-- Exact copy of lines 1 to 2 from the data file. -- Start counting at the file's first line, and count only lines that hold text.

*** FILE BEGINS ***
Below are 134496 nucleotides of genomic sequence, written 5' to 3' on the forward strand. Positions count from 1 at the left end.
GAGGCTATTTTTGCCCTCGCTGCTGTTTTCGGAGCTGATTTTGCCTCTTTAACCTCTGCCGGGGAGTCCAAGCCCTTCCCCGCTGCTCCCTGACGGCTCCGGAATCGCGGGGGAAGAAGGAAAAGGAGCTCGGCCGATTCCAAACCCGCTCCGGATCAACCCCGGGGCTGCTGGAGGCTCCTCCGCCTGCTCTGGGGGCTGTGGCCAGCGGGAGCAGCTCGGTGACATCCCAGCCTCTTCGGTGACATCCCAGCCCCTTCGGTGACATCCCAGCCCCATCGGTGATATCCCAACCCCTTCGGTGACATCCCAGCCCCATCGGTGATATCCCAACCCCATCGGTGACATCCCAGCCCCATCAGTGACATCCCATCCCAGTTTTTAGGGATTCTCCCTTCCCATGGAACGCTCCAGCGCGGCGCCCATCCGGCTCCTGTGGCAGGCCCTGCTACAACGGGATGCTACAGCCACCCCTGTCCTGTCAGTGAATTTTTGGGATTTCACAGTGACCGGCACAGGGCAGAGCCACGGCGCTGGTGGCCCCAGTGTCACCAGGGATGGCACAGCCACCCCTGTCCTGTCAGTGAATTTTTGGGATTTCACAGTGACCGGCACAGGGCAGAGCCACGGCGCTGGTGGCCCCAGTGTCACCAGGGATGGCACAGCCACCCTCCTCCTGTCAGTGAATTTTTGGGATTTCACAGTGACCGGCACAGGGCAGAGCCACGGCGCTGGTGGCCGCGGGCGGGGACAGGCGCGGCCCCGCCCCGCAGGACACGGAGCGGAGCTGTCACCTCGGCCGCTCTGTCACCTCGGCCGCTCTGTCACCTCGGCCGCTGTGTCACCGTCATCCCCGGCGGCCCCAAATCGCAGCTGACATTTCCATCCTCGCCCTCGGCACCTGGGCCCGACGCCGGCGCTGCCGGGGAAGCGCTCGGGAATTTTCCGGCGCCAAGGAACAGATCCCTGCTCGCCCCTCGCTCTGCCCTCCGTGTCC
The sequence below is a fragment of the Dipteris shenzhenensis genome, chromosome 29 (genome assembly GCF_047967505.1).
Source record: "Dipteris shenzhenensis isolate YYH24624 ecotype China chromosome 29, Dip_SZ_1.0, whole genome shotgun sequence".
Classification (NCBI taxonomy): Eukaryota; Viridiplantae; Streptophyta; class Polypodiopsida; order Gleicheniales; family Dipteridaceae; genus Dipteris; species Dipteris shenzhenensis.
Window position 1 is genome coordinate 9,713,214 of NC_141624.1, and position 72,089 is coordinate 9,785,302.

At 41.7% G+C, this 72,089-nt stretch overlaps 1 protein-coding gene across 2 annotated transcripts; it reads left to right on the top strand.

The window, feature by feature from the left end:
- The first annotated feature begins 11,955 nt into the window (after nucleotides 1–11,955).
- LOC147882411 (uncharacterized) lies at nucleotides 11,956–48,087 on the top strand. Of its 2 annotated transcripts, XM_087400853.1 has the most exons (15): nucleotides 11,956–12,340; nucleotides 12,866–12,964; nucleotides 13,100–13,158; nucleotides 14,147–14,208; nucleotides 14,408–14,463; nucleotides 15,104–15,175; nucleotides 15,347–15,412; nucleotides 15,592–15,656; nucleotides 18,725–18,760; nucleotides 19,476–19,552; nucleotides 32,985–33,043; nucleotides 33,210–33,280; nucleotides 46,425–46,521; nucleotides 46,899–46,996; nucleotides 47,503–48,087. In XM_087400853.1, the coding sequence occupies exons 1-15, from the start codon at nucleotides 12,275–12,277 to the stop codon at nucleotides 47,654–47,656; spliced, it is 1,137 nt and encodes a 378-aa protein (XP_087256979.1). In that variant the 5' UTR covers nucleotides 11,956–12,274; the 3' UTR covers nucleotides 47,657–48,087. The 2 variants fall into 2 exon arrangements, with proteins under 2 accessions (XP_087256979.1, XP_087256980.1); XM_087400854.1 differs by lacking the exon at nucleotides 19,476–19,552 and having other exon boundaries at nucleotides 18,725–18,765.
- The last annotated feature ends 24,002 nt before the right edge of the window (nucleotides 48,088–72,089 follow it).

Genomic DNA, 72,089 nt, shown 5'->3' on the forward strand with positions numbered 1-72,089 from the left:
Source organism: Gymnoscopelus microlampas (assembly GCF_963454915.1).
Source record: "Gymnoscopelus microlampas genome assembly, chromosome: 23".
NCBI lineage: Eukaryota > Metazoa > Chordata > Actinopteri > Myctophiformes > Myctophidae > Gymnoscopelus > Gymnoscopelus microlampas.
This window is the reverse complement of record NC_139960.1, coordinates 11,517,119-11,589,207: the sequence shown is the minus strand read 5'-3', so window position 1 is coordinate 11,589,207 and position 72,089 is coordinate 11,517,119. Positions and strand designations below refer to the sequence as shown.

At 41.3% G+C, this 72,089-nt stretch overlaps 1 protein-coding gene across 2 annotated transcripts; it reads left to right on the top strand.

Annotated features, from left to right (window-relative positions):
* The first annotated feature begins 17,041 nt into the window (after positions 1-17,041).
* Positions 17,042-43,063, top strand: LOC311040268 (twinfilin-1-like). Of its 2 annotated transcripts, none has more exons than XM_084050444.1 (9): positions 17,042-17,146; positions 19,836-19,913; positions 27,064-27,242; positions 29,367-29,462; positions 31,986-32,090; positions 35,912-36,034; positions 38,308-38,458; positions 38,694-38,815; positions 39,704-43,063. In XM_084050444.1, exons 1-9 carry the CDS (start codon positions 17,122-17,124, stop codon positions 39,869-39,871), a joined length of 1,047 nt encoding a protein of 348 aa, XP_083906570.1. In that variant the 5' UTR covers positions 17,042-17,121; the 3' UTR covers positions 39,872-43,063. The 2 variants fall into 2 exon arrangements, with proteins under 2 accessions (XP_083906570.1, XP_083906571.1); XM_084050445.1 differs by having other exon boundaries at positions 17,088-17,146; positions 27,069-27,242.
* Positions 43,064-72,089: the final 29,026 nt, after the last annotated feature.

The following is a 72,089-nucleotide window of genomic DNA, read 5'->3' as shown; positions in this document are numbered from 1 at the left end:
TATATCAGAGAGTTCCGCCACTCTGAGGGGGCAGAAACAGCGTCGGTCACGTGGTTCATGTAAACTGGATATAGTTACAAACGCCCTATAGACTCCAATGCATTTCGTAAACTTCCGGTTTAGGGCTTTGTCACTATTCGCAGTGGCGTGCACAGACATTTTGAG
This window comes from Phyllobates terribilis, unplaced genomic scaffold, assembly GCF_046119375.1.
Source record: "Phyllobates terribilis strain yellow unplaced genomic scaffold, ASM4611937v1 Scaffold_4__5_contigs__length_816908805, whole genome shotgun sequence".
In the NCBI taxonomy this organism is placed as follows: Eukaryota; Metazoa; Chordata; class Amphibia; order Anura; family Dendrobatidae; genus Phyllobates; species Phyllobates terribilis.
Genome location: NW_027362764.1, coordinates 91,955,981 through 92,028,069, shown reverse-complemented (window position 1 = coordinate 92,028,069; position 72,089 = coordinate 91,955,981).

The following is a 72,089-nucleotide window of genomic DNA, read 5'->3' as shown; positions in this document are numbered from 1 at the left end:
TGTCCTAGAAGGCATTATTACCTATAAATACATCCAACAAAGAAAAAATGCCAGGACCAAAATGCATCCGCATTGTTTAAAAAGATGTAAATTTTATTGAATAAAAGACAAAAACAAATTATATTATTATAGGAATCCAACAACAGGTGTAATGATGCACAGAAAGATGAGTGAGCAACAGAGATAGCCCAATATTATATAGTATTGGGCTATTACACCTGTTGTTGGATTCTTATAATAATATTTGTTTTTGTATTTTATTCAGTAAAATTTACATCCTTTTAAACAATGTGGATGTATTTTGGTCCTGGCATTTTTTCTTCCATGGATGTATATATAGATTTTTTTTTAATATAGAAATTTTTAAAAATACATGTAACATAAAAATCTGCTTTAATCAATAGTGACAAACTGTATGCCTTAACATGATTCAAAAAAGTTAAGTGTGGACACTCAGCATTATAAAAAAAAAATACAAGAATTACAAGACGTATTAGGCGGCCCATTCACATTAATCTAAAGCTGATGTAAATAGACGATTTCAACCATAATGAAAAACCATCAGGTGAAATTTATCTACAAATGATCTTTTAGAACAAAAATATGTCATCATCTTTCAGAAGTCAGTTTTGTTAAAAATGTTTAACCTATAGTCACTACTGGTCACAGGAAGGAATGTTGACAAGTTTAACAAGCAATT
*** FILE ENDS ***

Below are 134496 nucleotides of genomic sequence, written 5' to 3' on the forward strand. Positions count from 1 at the left end.
GAGGCTATTTTTGCCCTCGCTGCTGTTTTCGGAGCTGATTTTGCCTCTTTAACCTCTGCCGGGGAGTCCAAGCCCTTCCCCGCTGCTCCCTGACGGCTCCGGAATCGCGGGGGAAGAAGGAAAAGGAGCTCGGCCGATTCCAAACCCGCTCCGGATCAACCCCGGGGCTGCTGGAGGCTCCTCCGCCTGCTCTGGGGGCTGTGGCCAGCGGGAGCAGCTCGGTGACATCCCAGCCTCTTCGGTGACATCCCAGCCCCTTCGGTGACATCCCAGCCCCATCGGTGATATCCCAACCCCTTCGGTGACATCCCAGCCCCATCGGTGATATCCCAACCCCATCGGTGACATCCCAGCCCCATCAGTGACATCCCATCCCAGTTTTTAGGGATTCTCCCTTCCCATGGAACGCTCCAGCGCGGCGCCCATCCGGCTCCTGTGGCAGGCCCTGCTACAACGGGATGCTACAGCCACCCCTGTCCTGTCAGTGAATTTTTGGGATTTCACAGTGACCGGCACAGGGCAGAGCCACGGCGCTGGTGGCCCCAGTGTCACCAGGGATGGCACAGCCACCCCTGTCCTGTCAGTGAATTTTTGGGATTTCACAGTGACCGGCACAGGGCAGAGCCACGGCGCTGGTGGCCCCAGTGTCACCAGGGATGGCACAGCCACCCTCCTCCTGTCAGTGAATTTTTGGGATTTCACAGTGACCGGCACAGGGCAGAGCCACGGCGCTGGTGGCCGCGGGCGGGGACAGGCGCGGCCCCGCCCCGCAGGACACGGAGCGGAGCTGTCACCTCGGCCGCTCTGTCACCTCGGCCGCTCTGTCACCTCGGCCGCTGTGTCACCGTCATCCCCGGCGGCCCCAAATCGCAGCTGACATTTCCATCCTCGCCCTCGGCACCTGGGCCCGACGCCGGCGCTGCCGGGGAAGCGCTCGGGAATTTTCCGGCGCCAAGGAACAGATCCCTGCTCGCCCCTCGCTCTGCCCTCCGTGTCC